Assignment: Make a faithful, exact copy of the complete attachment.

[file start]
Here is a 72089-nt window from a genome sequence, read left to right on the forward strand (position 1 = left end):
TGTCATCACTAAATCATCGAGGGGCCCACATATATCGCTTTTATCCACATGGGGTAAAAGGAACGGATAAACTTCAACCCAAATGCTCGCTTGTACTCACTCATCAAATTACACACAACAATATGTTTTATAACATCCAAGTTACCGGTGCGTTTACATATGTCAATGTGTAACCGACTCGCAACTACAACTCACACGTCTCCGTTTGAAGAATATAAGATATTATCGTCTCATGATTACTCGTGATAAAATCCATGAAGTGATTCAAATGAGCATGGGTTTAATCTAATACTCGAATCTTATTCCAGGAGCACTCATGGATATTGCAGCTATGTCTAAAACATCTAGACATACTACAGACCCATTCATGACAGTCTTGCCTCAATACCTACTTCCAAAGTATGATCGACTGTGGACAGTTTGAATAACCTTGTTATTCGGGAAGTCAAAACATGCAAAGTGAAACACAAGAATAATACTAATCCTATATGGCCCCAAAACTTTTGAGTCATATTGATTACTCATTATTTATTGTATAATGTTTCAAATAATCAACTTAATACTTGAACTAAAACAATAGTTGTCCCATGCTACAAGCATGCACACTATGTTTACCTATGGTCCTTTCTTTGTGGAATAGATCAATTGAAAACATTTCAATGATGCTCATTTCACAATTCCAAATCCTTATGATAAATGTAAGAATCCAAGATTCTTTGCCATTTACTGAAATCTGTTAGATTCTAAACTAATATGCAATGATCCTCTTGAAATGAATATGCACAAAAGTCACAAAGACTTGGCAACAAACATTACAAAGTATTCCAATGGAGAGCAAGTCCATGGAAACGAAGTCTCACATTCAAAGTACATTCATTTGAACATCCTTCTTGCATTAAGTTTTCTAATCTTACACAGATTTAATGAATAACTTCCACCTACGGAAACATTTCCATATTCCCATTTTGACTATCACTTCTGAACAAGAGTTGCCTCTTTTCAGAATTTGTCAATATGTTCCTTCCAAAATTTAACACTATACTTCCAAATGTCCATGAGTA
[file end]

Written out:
Here is a 72089-nt window from a genome sequence, read left to right on the forward strand (position 1 = left end):
TGTCATCACTAAATCATCGAGGGGCCCACATATATCGCTTTTATCCACATGGGGTAAAAGGAACGGATAAACTTCAACCCAAATGCTCGCTTGTACTCACTCATCAAATTACACACAACAATATGTTTTATAACATCCAAGTTACCGGTGCGTTTACATATGTCAATGTGTAACCGACTCGCAACTACAACTCACACGTCTCCGTTTGAAGAATATAAGATATTATCGTCTCATGATTACTCGTGATAAAATCCATGAAGTGATTCAAATGAGCATGGGTTTAATCTAATACTCGAATCTTATTCCAGGAGCACTCATGGATATTGCAGCTATGTCTAAAACATCTAGACATACTACAGACCCATTCATGACAGTCTTGCCTCAATACCTACTTCCAAAGTATGATCGACTGTGGACAGTTTGAATAACCTTGTTATTCGGGAAGTCAAAACATGCAAAGTGAAACACAAGAATAATACTAATCCTATATGGCCCCAAAACTTTTGAGTCATATTGATTACTCATTATTTATTGTATAATGTTTCAAATAATCAACTTAATACTTGAACTAAAACAATAGTTGTCCCATGCTACAAGCATGCACACTATGTTTACCTATGGTCCTTTCTTTGTGGAATAGATCAATTGAAAACATTTCAATGATGCTCATTTCACAATTCCAAATCCTTATGATAAATGTAAGAATCCAAGATTCTTTGCCATTTACTGAAATCTGTTAGATTCTAAACTAATATGCAATGATCCTCTTGAAATGAATATGCACAAAAGTCACAAAGACTTGGCAACAAACATTACAAAGTATTCCAATGGAGAGCAAGTCCATGGAAACGAAGTCTCACATTCAAAGTACATTCATTTGAACATCCTTCTTGCATTAAGTTTTCTAATCTTACACAGATTTAATGAATAACTTCCACCTACGGAAACATTTCCATATTCCCATTTTGACTATCACTTCTGAACAAGAGTTGCCTCTTTTCAGAATTTGTCAATATGTTCCTTCCAAAATTTAACACTATACTTCCAAATGTCCATGAGTA